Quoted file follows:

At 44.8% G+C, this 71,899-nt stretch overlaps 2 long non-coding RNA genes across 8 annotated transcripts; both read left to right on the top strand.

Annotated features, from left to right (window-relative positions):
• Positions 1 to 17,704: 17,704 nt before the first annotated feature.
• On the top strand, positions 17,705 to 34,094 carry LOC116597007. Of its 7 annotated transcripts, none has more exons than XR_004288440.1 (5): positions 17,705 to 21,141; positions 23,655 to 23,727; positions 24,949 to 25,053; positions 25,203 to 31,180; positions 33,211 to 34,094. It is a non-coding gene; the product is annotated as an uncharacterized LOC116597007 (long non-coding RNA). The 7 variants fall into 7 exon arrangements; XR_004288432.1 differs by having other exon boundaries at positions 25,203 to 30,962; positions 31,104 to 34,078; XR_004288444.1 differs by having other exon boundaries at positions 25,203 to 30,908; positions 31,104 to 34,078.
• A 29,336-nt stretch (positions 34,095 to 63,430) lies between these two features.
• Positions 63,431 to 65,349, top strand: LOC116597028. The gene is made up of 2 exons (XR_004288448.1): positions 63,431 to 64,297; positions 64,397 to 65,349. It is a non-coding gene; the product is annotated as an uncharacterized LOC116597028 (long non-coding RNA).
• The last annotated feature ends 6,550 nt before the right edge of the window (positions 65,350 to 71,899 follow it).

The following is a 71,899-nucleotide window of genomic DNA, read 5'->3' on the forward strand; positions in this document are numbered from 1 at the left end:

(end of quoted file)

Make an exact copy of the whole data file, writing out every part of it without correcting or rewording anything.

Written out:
At 44.8% G+C, this 71,899-nt stretch overlaps 2 long non-coding RNA genes across 8 annotated transcripts; both read left to right on the top strand.

Annotated features, from left to right (window-relative positions):
• Positions 1 to 17,704: 17,704 nt before the first annotated feature.
• On the top strand, positions 17,705 to 34,094 carry LOC116597007. Of its 7 annotated transcripts, none has more exons than XR_004288440.1 (5): positions 17,705 to 21,141; positions 23,655 to 23,727; positions 24,949 to 25,053; positions 25,203 to 31,180; positions 33,211 to 34,094. It is a non-coding gene; the product is annotated as an uncharacterized LOC116597007 (long non-coding RNA). The 7 variants fall into 7 exon arrangements; XR_004288432.1 differs by having other exon boundaries at positions 25,203 to 30,962; positions 31,104 to 34,078; XR_004288444.1 differs by having other exon boundaries at positions 25,203 to 30,908; positions 31,104 to 34,078.
• A 29,336-nt stretch (positions 34,095 to 63,430) lies between these two features.
• Positions 63,431 to 65,349, top strand: LOC116597028. The gene is made up of 2 exons (XR_004288448.1): positions 63,431 to 64,297; positions 64,397 to 65,349. It is a non-coding gene; the product is annotated as an uncharacterized LOC116597028 (long non-coding RNA).
• The last annotated feature ends 6,550 nt before the right edge of the window (positions 65,350 to 71,899 follow it).

The following is a 71,899-nucleotide window of genomic DNA, read 5'->3' on the forward strand; positions in this document are numbered from 1 at the left end: